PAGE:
Initial Sunshine Act data released by CMS
On September 30, 2014, the Centers for Medicare and Medicaid Services (CMS) published the initial data detailing payments made by pharmaceutical manufacturers and medical device companies to physicians and teaching hospitals. The initial data in the so-called Open Payments database profiles payments made during the last five months of 2013 and includes information related to nearly 4.5 million payments representing roughly $3.5 billion made to approximately 550,000 doctors and 1,350 teaching hospitals.
Saul Ewing has previously written these articles about the enactment of the Sunshine Act as part of the 2010 Affordable Care Act and the subsequent implementation and delay in posting information in the Open Payments database:
- Sunshine Act Implementation Proceeds; CMS Re-opens the Open Payments System
- CMS Shuts Down Sunshine Act Online Verification Process
- CMS Proposes Elimination of CME Exception to Sunshine Act Reporting
- Enactment Of Sunshine Act Regulations Delayed; Will Require Manufacturers To Report Compensation Paid To Doctors
- Registration and Data Submission Begin Pursuant to the Sunshine Act
- Highlighting Transparency Through The Federal Sunshine Act Regulations
According to CMS, approximately 26,000 physicians and 400 teaching hospitals registered prior to the launch of the Open Payments database to review payments attributed to them. Physicians and teaching hospitals can go to http://tinyurl.com/cms-Registration-for-Physician to register to access the Open Payments system.
The Open Payments database records are divided into three categories: general payments, research-related payments, and physician ownership information.
“General Payments” includes payments or other transfers of value not made in connection with a research agreement or research protocol.
“Research Payments,” as its name suggests, includes payments or other transfers of value made in connection with a research agreement or research protocol.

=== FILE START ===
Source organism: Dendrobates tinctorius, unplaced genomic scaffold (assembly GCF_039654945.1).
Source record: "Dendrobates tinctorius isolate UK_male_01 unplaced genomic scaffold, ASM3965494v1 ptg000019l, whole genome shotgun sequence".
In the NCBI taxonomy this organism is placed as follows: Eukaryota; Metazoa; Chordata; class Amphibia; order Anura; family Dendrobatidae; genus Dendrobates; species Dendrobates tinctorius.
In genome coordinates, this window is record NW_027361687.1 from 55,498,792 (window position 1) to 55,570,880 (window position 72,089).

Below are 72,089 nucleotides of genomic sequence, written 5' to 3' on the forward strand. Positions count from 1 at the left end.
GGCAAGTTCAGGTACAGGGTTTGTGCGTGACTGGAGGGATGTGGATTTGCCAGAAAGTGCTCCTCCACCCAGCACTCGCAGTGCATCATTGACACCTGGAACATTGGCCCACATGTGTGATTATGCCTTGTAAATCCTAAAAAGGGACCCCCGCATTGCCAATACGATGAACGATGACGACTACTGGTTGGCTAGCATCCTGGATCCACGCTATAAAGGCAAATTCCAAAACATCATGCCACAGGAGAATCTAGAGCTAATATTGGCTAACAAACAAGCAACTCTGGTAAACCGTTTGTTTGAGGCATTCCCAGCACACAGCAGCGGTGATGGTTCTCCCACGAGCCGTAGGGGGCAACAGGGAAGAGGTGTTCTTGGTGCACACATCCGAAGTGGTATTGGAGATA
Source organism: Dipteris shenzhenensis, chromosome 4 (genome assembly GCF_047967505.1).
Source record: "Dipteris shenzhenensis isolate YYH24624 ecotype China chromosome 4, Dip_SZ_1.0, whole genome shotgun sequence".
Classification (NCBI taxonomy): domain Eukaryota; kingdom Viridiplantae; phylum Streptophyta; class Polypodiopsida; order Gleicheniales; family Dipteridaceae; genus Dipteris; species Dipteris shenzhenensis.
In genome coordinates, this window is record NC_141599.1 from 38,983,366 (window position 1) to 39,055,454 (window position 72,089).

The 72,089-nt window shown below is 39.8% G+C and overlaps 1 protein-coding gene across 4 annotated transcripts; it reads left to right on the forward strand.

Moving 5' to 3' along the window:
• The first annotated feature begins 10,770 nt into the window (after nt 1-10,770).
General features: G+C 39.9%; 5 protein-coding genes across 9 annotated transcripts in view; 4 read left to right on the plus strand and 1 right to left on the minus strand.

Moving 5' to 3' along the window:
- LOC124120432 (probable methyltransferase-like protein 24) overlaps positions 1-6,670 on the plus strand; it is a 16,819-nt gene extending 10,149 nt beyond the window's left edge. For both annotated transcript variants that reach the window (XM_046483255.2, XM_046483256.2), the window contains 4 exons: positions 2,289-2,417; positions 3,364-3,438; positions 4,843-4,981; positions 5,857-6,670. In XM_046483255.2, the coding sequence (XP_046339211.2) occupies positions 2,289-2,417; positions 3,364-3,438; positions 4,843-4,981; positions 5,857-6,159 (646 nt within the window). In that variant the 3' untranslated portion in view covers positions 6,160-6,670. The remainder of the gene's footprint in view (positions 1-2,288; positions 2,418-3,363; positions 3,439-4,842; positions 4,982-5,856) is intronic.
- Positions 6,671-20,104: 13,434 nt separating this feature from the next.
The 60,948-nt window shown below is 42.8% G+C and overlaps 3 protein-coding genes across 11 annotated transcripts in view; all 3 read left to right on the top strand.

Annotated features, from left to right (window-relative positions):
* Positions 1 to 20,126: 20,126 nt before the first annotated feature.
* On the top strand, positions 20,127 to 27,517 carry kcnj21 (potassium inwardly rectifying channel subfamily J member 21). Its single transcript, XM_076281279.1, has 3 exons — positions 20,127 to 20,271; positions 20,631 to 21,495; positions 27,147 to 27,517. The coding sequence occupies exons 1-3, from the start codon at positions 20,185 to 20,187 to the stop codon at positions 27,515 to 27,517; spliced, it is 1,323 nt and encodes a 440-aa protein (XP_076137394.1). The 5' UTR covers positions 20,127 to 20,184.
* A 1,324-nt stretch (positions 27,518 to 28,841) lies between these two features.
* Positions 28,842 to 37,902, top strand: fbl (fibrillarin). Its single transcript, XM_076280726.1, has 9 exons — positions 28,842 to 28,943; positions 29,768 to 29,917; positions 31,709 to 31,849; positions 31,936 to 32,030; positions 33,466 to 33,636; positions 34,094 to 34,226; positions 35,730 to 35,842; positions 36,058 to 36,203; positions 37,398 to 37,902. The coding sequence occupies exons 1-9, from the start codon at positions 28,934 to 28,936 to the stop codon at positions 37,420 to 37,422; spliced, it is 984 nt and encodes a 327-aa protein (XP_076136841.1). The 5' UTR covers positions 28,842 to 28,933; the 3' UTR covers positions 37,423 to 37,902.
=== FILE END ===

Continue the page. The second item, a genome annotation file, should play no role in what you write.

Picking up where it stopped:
“Physician Ownership Information” includes payments to physicians with an ownership interest in a manufacturer or so-called group purchasing organization (GPO) that buys a manufacturer’s products.
CMS has created a web link detailing the Open Payments initiative: http://tinyurl.com/cms-openpay. CMS has also created an FAQ section: http://tinyurl.com/cms-faqpage.
From CMS’ perspective, the Open Payments database provides the general public with information detailing financial relationships between physicians and teaching hospitals and applicable manufacturers and GPOs. CMS notes on its website – http://tinyurl.com/cms-openpaydata – the following four benefits of publishing this data:
- Encourages transparency about these financial ties;
- Provides information on the nature and extent of the relationships;
- Helps to identify relationships that can both lead to the development of beneficial new technologies and wasteful healthcare spending; and
- Helps to prevent inappropriate influence on research, education and clinical decision making.
CMS adds on the same website that, “Sharing information about financial relationships alone is not enough to decide whether they’re beneficial or improper. Just because there are financial ties doesn’t mean that anyone is doing anything wrong. Transparency will shed light on the nature and extent of these financial relationships and will hopefully discourage the development of inappropriate relationships.”
As noted in the Open Payments database fact sheet, http://tinyurl.com/cms-opendatapdf, the initial release of data by CMS was incomplete due to disputes about certain information submitted and potential inconsistencies in data. CMS anticipates addressing these issues internally, and with the assistance of manufacturers that may be asked to re-report data in 2015. Similarly, pharmaceutical manufacturers and medical device companies must continue to submit data to CMS related to payments to physicians and teaching hospitals for annual publication.
Physicians and teaching hospitals should review their posted information included in the Open Payments database and continue to review information reported by manufacturers in the future. Similarly, pharmaceutical manufacturers and medical device companies must continue to submit data to CMS related to payments to physicians and teaching hospitals for annual publication.
Transparency and data dissemination will continue to be a part of the public’s focus when reviewing issues within the health care delivery system. The Open Payments system will be an important part of that discussion.
Saul Ewing attorneys have experience with the Sunshine Act and health care compliance issues generally. For more information on these matters, please contact the authors or the attorney at the firm with whom you are regularly in contact.